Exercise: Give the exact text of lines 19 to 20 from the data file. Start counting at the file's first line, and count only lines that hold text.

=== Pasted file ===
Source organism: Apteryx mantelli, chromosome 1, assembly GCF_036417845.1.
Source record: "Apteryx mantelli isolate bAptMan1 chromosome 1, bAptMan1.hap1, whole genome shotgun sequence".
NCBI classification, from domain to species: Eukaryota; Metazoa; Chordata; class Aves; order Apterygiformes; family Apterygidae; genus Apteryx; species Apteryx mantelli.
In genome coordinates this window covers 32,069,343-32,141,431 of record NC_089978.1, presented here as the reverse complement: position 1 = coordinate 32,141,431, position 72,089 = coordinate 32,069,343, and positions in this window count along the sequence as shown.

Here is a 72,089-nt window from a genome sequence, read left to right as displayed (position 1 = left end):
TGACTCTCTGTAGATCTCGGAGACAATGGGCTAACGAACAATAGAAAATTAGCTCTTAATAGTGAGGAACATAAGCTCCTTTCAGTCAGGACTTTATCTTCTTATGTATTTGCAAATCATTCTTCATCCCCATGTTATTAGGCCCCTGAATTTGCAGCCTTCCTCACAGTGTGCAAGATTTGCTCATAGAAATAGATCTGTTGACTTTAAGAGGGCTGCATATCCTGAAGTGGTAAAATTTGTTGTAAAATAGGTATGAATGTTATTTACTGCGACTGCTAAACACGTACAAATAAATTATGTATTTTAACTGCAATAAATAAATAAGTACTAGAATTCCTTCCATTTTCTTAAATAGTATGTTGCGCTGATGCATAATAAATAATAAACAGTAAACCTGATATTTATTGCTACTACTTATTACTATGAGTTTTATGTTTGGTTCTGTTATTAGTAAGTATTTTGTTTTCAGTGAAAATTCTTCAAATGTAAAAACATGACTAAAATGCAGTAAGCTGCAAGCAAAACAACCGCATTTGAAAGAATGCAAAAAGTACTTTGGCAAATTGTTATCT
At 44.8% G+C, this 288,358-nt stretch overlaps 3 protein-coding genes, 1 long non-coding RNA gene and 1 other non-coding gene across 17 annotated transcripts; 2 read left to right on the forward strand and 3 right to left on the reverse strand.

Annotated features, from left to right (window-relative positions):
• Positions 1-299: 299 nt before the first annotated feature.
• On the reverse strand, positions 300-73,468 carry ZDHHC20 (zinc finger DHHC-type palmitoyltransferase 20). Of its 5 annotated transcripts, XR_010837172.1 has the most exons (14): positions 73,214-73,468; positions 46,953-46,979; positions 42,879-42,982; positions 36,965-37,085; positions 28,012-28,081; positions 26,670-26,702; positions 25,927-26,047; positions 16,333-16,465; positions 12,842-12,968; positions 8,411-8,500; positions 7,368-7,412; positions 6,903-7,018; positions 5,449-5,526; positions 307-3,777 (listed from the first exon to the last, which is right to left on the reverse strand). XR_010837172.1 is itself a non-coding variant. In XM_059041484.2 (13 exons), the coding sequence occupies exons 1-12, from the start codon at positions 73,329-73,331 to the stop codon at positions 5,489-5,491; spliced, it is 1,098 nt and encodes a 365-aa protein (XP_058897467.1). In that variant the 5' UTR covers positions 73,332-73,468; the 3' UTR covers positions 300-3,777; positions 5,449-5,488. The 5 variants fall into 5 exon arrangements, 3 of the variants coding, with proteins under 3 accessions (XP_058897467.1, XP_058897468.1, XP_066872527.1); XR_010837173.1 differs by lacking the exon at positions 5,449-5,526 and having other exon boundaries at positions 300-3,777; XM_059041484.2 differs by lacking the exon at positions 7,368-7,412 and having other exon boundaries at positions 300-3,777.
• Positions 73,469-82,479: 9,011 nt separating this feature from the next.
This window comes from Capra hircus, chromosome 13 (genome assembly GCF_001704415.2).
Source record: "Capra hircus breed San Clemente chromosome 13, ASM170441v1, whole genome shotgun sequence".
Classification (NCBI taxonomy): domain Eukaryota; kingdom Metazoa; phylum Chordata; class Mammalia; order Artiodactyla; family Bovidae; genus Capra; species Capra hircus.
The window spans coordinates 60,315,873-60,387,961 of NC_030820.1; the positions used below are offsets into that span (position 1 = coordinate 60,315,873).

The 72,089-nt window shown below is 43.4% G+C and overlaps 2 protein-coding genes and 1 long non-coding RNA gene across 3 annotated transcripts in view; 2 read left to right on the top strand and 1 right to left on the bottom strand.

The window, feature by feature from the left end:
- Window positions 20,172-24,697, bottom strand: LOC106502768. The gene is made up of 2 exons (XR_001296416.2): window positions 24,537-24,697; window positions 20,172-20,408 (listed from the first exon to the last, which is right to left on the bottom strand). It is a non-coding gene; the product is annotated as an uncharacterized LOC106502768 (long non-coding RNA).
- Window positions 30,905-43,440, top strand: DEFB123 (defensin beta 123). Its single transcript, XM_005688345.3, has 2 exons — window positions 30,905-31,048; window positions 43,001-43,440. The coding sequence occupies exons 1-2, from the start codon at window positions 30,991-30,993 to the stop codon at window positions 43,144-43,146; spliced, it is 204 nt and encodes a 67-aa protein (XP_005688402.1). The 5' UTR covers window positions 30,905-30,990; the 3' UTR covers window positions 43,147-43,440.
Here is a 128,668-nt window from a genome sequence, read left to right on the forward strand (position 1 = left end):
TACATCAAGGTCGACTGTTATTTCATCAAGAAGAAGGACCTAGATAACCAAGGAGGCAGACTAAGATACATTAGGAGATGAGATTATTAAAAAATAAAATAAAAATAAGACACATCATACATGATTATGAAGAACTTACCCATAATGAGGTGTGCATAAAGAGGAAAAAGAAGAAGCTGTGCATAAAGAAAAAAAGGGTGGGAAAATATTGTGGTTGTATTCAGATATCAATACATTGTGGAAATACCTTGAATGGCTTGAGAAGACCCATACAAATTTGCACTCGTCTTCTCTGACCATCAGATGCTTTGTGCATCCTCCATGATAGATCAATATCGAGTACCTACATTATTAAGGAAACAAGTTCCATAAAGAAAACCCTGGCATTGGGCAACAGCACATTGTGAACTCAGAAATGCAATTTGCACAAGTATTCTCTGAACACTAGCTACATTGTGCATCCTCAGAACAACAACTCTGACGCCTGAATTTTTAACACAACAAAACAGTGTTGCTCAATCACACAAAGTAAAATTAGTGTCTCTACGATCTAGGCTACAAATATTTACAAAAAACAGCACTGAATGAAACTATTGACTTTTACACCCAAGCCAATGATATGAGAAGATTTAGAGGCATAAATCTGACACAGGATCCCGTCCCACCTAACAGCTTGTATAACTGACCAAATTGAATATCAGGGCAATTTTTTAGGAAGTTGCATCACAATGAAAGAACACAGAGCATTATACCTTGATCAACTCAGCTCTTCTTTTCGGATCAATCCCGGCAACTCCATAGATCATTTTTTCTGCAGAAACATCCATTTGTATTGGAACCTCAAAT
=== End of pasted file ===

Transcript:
- Window positions 30,905-43,440, top strand: DEFB123 (defensin beta 123). Its single transcript, XM_005688345.3, has 2 exons — window positions 30,905-31,048; window positions 43,001-43,440. The coding sequence occupies exons 1-2, from the start codon at window positions 30,991-30,993 to the stop codon at window positions 43,144-43,146; spliced, it is 204 nt and encodes a 67-aa protein (XP_005688402.1). The 5' UTR covers window positions 30,905-30,990; the 3' UTR covers window positions 43,147-43,440.
Here is a 128,668-nt window from a genome sequence, read left to right on the forward strand (position 1 = left end):